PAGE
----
The case is entirely different with art, which I will refer to here as expressive art to distinguish it from the term as it is used in the more general technical sense. The essential difference is this: unlike the generalized audiences, ends, and modes of rhetoric, which preexist the individual rhetorical object and determine its production, those of expressive art are all individually determined in the case of each expressive artwork. The thoughts and feelings that expressive art expresses are not typic or categorical signifiers, as they are treated in every form of common discourse; they are the irreducibly individual complexes of thought and feeling that actually occur to the individuals who think and feel them, reflected in the equally idiosyncratic stylistic and motival patterns that constitute expressive artworks. They are, in other words, the thoughts and feelings that can be expressed in this way and this way only. This, after all, is what it means for a thing to express something, as opposed to communicating it in a more general or commonplace way; the meaning of the expression, the thing it expresses, is bound up with the form in which it is expressed, to the point that (we might say) it means itself. In making a work of this kind, an artist is only concerned with “getting it out,” and not with what audience he might be getting it out to, or to what end, or in what way; none of these things can be known before the act of expression is accomplished. They are determined, rather than determining, factors with regard to the expressive object.
Hence, unlike with rhetoric, there is no general, preexisting audience for artworks, or even groups or epochs of artworks; there is the audience for this work, those able to judge it according to its merits—who, accordingly, can’t arise before those merits do. There is likewise no end or goal of expression, beyond expression itself, in this concrete case; to know beforehand what any particular expression is going to express, would be to circumvent the need for it altogether. And there is no characteristic mode of expression—no expressive rules or standards for better and worse—no art of art; there is only the form it takes here and now, and its success or failure (as we might call it) in being what it is. A painting by Francis Bacon certainly has a proper audience, as it has an expressive end and a characteristic mode or style; but none of these exist outside that painting, or as generally transferable to other paintings (even by Bacon himself). They are determined by the painting, rather than prefiguring its construction; essential as they are to it, they do not inform the act of expression, but arise from it, as warmth and visibility arise from incandescence, as resulting concomitants.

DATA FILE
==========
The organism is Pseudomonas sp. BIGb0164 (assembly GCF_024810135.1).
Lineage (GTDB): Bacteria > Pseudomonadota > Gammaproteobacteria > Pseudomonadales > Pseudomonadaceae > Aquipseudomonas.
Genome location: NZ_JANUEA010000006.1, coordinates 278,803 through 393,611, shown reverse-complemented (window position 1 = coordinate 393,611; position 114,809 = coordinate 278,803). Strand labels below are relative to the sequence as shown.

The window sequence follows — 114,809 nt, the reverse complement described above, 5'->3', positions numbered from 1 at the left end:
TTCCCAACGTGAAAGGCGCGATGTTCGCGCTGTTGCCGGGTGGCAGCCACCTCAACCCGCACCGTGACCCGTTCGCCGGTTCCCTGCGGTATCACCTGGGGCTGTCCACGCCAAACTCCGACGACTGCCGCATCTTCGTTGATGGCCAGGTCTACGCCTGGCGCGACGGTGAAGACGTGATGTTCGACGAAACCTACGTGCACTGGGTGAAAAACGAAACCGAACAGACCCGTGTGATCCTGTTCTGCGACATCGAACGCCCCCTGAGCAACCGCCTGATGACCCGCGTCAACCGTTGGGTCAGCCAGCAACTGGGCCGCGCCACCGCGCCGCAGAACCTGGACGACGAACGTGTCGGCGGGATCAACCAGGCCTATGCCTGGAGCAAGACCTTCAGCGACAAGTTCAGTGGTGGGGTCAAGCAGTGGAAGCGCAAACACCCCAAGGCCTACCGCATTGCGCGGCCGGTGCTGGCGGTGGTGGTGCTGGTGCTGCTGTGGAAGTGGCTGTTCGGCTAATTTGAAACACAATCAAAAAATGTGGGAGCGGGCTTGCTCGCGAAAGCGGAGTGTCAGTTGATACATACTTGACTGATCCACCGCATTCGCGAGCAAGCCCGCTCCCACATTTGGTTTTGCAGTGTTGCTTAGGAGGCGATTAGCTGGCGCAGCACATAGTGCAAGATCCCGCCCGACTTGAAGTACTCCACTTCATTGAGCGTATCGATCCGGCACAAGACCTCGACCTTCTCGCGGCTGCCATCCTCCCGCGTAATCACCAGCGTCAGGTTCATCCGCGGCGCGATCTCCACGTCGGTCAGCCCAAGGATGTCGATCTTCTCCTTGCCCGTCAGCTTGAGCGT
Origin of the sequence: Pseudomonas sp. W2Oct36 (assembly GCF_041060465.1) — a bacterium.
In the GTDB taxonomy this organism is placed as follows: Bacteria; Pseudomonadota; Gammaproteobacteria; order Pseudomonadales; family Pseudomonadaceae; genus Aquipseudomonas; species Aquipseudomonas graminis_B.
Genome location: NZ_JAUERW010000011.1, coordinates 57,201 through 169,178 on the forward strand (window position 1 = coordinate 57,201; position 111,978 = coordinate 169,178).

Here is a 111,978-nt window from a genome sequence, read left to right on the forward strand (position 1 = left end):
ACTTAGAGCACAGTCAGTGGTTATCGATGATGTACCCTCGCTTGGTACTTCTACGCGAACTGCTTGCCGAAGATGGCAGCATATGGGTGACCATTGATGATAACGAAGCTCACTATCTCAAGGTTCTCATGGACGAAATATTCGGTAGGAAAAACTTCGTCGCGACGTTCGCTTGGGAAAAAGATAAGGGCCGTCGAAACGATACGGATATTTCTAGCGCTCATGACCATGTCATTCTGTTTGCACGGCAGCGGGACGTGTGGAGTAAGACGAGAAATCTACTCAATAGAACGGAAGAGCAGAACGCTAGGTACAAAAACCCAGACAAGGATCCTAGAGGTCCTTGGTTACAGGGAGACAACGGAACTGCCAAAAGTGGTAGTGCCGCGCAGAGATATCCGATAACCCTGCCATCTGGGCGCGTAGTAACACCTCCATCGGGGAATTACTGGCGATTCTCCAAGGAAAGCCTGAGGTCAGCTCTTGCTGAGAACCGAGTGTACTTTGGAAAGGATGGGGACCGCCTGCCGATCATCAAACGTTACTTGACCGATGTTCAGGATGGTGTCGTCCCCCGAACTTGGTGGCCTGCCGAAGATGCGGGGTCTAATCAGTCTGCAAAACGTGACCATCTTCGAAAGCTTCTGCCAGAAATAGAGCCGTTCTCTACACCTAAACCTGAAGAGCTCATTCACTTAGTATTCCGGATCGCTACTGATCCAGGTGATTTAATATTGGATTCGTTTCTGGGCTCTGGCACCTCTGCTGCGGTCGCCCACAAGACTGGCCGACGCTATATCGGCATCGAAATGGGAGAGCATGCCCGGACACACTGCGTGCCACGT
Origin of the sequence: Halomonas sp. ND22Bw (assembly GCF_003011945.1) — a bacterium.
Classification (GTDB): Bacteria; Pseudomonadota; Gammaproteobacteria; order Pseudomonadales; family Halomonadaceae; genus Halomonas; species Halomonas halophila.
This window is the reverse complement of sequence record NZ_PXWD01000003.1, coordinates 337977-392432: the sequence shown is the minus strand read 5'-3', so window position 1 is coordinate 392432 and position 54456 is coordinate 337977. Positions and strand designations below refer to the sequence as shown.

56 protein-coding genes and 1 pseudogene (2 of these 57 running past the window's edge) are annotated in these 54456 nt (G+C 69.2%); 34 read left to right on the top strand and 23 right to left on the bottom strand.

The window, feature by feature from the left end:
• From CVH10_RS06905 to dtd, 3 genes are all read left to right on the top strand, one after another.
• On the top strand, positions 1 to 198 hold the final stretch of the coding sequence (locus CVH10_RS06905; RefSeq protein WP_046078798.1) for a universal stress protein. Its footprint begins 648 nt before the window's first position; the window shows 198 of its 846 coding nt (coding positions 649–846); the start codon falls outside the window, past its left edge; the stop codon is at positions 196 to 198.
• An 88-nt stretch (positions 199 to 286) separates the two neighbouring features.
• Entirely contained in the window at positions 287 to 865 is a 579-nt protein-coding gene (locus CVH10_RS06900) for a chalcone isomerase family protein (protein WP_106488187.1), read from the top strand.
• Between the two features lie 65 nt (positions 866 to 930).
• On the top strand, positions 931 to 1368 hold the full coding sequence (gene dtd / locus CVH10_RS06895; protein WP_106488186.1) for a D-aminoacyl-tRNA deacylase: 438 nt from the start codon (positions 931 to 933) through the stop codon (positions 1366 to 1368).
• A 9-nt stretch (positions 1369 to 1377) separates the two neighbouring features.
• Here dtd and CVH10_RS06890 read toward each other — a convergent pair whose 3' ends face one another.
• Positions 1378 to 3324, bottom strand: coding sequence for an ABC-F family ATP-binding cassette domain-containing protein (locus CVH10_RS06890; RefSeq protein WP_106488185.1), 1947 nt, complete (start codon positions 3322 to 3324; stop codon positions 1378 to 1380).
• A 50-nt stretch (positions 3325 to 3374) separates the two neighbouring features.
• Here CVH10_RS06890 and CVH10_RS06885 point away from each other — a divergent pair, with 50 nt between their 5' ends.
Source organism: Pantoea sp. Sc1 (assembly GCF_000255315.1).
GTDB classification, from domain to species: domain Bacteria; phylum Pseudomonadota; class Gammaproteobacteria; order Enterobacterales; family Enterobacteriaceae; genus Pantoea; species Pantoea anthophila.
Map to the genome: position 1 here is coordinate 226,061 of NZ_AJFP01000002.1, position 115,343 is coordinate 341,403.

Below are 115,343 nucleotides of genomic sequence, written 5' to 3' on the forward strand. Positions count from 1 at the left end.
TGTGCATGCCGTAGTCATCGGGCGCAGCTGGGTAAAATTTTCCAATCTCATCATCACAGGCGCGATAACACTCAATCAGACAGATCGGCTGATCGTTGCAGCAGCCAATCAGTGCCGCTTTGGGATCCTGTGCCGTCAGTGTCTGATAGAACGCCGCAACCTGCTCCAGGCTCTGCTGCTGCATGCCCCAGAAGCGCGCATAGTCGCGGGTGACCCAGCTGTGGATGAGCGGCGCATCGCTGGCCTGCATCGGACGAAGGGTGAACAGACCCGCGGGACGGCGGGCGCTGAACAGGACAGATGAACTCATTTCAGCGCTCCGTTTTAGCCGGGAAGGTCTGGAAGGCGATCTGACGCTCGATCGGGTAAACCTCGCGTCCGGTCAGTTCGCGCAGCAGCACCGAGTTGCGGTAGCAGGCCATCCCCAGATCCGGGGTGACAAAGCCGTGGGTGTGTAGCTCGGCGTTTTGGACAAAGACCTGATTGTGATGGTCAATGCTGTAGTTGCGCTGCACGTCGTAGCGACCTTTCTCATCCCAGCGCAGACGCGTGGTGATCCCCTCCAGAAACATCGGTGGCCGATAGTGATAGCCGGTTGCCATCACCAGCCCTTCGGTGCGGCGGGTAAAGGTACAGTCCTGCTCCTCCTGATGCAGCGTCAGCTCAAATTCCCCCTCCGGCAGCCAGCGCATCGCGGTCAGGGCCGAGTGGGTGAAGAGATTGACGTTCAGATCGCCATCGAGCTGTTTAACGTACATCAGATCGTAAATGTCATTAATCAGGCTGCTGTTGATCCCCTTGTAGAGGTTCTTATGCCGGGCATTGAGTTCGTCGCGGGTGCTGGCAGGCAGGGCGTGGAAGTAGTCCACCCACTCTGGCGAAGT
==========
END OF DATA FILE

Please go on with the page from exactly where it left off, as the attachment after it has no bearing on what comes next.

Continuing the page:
What this means for political art is that not only does it not change its viewers rhetorically—since as epideictic rhetoric, it isn’t meant to—but it doesn’t change them aesthetically, either. To do that would be to determine its audience as an expressive work does, setting the terms by which their experience of it must proceed, by being its own meaning and having its end in itself. Instead, as a rhetorical work, a piece of political art is entirely determined by factors outside it: its cues are set out for it in advance by the disposition of the audience that it must appease, along with the message of the artist that it must convey and the formal rules that it must adhere to, to be rhetorically successful. It does not express a feeling or thought that exists nowhere but in it, but refers instead to thoughts or feelings that, insofar as they are “political” at all, necessarily can be communicated in more ways than one; and in so doing, it makes itself dependent on those generalized thoughts and feelings for its substance. In short: to reach preexisting audiences, political art contents itself with depicting those aspects of political situations that are already shared and communicable among those audiences; and being restricted to these meanings precludes its ability to bring new insight to its appreciators, or give them any reason to enlarge their viewpoint beyond what it already is.
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There is a more radical point to be made about the ineffectiveness of political art than either of the foregoing—one that leaves off all rhetorical considerations, and takes up the question on a strictly aesthetic basis. Given its importance to artists, I think this point is not nearly often enough brought up; taken to heart, it has the power to do away with any doubt as to the artist’s crucial importance, in political life as everywhere else. The argument is this: that in the final analysis, however we formulate its shortcomings as politics or as art, political art is not effective because it is not beautiful; and that beautiful art, solely by virtue of being beautiful, stands to effect a much more singular and far-reaching kind of change in society than almost anything else people are capable of doing.